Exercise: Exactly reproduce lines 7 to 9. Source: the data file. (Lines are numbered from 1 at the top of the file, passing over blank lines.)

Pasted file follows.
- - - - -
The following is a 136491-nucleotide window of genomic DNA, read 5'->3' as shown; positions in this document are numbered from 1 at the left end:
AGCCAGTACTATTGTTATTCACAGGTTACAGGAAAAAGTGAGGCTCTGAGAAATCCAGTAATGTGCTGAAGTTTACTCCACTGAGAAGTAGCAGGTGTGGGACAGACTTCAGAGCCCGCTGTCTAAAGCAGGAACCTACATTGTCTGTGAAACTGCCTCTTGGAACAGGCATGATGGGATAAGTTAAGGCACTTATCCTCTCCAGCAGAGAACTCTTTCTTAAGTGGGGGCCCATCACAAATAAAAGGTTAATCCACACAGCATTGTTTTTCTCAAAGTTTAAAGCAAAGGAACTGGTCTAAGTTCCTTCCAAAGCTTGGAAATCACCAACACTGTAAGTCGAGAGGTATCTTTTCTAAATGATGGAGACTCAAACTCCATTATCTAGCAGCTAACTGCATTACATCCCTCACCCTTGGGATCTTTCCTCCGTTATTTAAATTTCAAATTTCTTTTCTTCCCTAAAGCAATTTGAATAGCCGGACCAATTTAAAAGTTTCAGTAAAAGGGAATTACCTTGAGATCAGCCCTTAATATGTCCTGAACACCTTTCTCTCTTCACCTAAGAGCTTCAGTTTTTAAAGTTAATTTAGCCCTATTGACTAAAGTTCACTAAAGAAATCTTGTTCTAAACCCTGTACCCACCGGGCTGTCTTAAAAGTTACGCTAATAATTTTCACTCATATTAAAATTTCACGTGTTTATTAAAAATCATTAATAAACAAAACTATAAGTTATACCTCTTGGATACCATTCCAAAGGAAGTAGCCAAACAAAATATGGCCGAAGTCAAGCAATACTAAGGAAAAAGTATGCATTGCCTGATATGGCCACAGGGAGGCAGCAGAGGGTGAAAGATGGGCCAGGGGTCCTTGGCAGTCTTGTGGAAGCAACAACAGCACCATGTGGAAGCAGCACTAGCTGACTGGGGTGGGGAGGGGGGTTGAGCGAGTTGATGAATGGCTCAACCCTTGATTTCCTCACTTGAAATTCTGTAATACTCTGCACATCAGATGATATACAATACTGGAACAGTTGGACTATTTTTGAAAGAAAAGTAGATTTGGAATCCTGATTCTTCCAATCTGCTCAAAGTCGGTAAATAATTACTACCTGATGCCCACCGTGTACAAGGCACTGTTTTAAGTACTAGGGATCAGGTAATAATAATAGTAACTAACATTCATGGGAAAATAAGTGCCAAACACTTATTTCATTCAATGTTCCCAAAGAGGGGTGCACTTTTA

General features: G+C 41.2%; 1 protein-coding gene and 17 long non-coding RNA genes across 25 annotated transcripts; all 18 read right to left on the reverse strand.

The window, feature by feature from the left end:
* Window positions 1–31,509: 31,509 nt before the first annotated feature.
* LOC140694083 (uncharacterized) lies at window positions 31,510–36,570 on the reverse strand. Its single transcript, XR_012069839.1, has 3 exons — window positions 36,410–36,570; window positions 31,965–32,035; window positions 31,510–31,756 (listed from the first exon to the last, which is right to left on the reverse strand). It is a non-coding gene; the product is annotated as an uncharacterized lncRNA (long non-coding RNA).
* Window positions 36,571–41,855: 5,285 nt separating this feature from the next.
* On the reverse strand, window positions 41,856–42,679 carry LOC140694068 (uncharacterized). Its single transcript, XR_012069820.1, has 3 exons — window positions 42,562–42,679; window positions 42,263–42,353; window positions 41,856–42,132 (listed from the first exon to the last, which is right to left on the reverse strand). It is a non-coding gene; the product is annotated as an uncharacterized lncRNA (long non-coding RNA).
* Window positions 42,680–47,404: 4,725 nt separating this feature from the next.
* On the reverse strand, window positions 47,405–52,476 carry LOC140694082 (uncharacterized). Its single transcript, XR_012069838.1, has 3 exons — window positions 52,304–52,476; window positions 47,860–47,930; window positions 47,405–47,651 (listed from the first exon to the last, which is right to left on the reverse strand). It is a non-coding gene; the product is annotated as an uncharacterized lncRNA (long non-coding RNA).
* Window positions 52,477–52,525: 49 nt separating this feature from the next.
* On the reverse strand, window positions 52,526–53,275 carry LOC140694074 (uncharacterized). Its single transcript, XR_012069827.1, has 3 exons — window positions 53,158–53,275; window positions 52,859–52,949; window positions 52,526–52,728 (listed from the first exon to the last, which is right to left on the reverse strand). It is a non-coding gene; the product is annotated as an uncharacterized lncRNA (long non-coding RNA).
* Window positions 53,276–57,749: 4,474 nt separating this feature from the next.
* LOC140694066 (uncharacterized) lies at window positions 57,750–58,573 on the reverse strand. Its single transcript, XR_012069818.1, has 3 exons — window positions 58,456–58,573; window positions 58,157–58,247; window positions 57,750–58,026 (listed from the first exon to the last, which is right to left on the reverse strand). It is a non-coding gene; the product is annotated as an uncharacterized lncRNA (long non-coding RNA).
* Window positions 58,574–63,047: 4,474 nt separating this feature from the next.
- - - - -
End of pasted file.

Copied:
* Window positions 36,571–41,855: 5,285 nt separating this feature from the next.
* On the reverse strand, window positions 41,856–42,679 carry LOC140694068 (uncharacterized). Its single transcript, XR_012069820.1, has 3 exons — window positions 42,562–42,679; window positions 42,263–42,353; window positions 41,856–42,132 (listed from the first exon to the last, which is right to left on the reverse strand). It is a non-coding gene; the product is annotated as an uncharacterized lncRNA (long non-coding RNA).
* Window positions 42,680–47,404: 4,725 nt separating this feature from the next.